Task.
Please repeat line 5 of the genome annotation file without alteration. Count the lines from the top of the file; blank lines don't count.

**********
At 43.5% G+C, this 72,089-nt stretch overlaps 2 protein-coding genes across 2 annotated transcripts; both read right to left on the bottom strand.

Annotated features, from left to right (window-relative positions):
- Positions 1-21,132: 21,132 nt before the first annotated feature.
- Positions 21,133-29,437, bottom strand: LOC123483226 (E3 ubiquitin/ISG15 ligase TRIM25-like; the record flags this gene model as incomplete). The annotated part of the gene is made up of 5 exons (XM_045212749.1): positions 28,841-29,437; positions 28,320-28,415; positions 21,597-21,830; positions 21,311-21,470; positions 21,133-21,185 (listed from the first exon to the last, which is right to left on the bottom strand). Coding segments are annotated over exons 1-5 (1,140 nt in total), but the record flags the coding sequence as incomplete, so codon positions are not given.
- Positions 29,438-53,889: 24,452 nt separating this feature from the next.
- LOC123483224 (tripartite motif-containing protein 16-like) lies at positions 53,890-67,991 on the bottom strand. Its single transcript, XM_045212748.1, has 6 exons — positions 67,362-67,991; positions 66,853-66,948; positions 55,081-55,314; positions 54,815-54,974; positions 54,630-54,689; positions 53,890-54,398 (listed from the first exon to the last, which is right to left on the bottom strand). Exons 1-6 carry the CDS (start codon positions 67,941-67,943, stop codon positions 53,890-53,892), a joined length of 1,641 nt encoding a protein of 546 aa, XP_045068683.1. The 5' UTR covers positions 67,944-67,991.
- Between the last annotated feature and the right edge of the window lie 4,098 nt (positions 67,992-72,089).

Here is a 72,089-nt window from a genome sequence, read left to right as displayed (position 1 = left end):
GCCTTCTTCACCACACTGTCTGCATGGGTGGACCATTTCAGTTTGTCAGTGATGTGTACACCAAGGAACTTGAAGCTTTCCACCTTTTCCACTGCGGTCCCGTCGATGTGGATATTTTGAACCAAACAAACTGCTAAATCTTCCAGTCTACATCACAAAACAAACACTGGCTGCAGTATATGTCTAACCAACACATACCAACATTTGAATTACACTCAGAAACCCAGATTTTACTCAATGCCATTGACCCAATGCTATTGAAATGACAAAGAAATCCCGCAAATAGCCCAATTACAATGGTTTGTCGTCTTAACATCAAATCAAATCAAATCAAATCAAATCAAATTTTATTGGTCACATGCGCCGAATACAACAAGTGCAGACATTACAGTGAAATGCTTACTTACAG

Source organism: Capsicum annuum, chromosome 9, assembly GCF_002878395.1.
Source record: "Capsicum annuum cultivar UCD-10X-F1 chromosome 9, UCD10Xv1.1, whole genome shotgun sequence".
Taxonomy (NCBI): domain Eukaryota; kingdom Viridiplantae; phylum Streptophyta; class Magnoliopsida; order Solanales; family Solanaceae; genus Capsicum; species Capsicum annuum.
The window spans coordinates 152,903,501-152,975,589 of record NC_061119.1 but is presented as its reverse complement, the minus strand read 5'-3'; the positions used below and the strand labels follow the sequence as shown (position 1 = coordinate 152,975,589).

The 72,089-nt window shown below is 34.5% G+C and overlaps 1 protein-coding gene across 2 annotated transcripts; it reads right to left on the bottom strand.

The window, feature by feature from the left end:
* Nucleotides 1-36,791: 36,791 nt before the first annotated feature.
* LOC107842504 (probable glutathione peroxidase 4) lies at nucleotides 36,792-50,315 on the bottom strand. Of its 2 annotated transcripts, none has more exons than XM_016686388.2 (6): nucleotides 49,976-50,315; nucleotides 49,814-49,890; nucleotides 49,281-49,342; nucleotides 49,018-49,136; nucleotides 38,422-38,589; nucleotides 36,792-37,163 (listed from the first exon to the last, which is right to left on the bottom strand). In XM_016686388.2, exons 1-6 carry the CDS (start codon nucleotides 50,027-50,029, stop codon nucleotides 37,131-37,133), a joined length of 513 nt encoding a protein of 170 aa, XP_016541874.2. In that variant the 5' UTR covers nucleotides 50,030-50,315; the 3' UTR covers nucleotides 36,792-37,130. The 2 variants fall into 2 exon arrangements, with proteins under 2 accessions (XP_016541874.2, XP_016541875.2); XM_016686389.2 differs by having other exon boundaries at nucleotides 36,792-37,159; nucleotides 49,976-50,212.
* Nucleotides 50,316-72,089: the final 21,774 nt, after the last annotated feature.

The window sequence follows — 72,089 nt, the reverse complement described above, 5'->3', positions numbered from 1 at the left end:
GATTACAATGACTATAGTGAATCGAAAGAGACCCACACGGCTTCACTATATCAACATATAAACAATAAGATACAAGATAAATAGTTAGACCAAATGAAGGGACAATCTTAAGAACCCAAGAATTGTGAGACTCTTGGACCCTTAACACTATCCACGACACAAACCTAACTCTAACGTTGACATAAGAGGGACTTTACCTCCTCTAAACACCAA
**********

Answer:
- Positions 29,438-53,889: 24,452 nt separating this feature from the next.